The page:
• Rena Wong •
In recent years, tremendous changes are happening in the job market. By the time you graduate from university, employers will be looking for skill sets that are different from those who are currently established in their careers.
A World Economic Forum report, ‘The Future of Jobs’, stated that by 2020, the Fourth Industrial Revolution would have brought us advanced robotics and autonomous transport, artificial intelligence and machine learning, advanced materials, biotechnology and genomics. It surveyed chief human resources and strategy officers from more than 350 employers across nine industries in 15 of the world’s largest economies to come up with predictions about how technological advancements will force the labour markets to evolve.
Here’s a look at the top 10 skill sets respondents said will be most in demand by 2020.
10. COGNITIVE FLEXIBILITY
Cognitive flexibility is the ability of being able to think about multiple concepts simultaneously. According to the report, respondents said that a wide range of jobs will require a higher level of cognitive abilities – which include creativity, logical reasoning, and problem sensitivity – as part of the core skill set.
9. NEGOTIATION SKILLS
In the workplace, you will work with many people every day. Strong interpersonal skills will enable you to communicate and work with all types of people, including managers, coworkers, and customers. Even in computer and mathematical jobs, such as data analysts and software developers, which previously do not seem to require much negotiation skills, will need these in the new era. It will also be a key skill in the arts and design job category, which includes commercial and industrial designers.
8. SERVICE ORIENTATION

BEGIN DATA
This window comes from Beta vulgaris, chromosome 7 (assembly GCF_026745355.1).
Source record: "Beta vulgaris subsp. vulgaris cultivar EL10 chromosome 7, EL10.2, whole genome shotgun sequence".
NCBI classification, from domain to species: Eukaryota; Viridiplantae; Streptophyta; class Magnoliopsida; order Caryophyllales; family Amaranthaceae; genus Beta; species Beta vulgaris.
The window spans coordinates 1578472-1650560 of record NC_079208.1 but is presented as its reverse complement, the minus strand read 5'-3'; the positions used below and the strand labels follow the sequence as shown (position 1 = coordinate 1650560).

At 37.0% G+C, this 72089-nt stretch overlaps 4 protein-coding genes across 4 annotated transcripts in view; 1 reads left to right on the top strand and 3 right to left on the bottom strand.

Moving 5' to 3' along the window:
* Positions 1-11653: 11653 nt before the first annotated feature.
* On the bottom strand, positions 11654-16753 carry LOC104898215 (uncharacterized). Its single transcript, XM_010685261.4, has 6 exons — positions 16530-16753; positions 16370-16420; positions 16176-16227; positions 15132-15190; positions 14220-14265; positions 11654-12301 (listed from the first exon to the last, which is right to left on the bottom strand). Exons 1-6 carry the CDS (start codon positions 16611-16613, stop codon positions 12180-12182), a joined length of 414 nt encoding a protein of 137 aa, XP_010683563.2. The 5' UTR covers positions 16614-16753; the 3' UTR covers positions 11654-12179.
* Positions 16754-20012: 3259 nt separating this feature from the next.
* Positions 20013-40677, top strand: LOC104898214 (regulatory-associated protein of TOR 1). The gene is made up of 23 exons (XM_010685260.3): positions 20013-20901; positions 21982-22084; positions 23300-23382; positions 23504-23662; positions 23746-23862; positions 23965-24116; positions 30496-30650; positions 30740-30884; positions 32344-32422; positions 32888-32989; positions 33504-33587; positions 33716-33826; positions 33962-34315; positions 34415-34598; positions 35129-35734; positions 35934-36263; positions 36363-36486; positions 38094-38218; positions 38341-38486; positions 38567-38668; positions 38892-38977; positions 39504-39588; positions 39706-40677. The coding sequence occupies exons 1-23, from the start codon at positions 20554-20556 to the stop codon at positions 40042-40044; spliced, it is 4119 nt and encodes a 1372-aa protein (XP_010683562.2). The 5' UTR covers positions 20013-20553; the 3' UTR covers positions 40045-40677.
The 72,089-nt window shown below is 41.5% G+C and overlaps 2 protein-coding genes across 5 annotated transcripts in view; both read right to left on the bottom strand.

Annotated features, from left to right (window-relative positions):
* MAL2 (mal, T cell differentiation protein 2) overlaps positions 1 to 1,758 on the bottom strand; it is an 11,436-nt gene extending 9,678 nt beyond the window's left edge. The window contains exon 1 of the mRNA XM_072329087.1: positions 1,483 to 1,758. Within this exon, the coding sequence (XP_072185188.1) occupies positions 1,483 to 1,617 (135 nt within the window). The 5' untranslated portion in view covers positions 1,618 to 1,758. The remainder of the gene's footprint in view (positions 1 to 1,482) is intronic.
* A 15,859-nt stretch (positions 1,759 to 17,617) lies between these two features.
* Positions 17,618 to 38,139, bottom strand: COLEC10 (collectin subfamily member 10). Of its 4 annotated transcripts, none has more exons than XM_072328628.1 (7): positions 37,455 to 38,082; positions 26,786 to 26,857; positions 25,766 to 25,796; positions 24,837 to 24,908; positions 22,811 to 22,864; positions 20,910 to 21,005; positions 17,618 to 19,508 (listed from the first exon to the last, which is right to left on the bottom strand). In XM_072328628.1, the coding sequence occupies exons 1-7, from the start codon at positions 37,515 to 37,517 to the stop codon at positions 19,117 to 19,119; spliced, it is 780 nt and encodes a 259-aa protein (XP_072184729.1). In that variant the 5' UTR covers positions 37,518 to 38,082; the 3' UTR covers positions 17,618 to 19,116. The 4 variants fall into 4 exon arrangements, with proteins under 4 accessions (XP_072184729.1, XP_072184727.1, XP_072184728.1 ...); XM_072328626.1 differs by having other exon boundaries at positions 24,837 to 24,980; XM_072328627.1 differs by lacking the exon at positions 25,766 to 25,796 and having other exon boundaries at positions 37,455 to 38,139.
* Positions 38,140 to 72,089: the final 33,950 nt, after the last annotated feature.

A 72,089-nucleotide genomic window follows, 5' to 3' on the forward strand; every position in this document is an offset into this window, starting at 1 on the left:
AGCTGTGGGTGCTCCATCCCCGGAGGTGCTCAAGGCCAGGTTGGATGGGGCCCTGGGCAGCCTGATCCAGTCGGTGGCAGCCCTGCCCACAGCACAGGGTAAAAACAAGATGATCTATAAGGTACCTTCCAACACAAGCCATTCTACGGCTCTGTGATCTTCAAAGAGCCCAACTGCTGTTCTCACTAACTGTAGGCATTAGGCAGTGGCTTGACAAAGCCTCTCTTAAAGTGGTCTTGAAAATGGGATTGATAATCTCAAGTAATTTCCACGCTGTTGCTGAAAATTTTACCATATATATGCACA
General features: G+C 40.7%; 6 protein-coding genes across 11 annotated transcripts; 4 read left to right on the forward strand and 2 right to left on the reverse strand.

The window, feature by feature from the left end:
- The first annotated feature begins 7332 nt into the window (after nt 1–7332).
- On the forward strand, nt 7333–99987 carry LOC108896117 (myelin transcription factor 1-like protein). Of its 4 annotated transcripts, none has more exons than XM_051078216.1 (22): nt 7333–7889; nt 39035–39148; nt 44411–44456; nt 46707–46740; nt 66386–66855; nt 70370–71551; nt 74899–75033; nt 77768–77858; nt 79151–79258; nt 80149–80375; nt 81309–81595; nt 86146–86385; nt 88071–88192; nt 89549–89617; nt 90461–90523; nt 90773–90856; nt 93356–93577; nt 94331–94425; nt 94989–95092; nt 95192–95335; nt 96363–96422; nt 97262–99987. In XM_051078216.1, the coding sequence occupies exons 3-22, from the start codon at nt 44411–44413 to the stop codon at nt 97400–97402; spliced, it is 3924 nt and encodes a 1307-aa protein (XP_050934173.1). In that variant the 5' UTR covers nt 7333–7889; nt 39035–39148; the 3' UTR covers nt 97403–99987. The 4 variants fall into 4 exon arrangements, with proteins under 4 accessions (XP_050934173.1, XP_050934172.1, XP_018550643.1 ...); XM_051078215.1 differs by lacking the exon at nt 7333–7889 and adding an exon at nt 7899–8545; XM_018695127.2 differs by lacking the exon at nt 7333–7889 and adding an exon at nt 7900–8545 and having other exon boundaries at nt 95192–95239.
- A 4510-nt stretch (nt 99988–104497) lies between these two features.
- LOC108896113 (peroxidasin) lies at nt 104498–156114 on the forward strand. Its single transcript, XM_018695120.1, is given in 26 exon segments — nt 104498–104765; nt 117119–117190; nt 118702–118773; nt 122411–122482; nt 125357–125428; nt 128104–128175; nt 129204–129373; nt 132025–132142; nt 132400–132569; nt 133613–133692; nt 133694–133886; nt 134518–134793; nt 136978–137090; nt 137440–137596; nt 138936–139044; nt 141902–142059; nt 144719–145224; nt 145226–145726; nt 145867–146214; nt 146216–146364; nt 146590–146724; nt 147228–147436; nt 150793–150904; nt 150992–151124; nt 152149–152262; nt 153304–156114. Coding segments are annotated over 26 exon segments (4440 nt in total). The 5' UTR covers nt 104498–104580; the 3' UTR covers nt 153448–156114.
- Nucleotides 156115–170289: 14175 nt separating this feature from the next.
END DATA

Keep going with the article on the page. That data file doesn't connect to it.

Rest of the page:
Service orientation is defined in the report as actively looking for ways to help others. Staff with such skills are even more important as robots and automation take on more jobs.
‘Reading the minds of others and reacting is an unconscious process, and skill in social settings has evolved in humans over thousands of years. Human interaction in the workplace involves team production, with workers playing off of each other’s strengths and adapting flexibly to changing circumstances. Such non-routine interaction is at the heart of the human advantage over machines,’ the paper states.
7. JUDGMENT AND DECISION-MAKING
This is the ability to analyse data in order to make decisions. As companies increasingly collect more data, there will be a greater need for employees who have the ability to filter the data and use it to strategise and make wise decisions.
6. EMOTIONAL INTELLIGENCE
EQ is usually the missing link as to why people with average IQs outperform those with the highest IQs. It affects how we manage behaviour, navigate social complexities, and make personal decisions that achieve positive results. Being sensitive to others’ reactions and understand why they react in certain ways will become a necessary skill for workers in the near future.
5. COORDINATING WITH OTHERS
Skills of coordinating include the capacity to organise one’s own work and to link it with the overall workflow. Coordinating includes attending to several activities simultaneously, prioritising and switching priorities as necessary. It includes interweaving your work programme with the work streams of others.
4. PEOPLE MANAGEMENT
People management entails being able to motivate people, develop employees, and identify the best people for the job. Happy employees like themselves and what they do, and they find satisfaction from their work. Such feelings reduce stress, which is a major factor of productivity.
This is the ability to come up with unusual or clever ideas about a given topic or situation, or to develop creative ways to solve a problem. It moved from the 10th spot in the 2015 rankings to the top three skills employers are seeking in 2020.
2. CRITICAL THINKING
A critical thinker is able to use logic and reasoning to identify strengths and weaknesses of alternative solutions and approaches to problems. This is a skill that will be highly wanted.
1. COMPLEX PROBLEM SOLVING
This is defined as the developed capacities used to solve novel, ill-defined problems in complex, real-world settings. One is required to identify problems and review related information to develop and evaluate options and implement solutions. 36 percent of all jobs across all industries are expected to require this core skill by 2020, according to the report.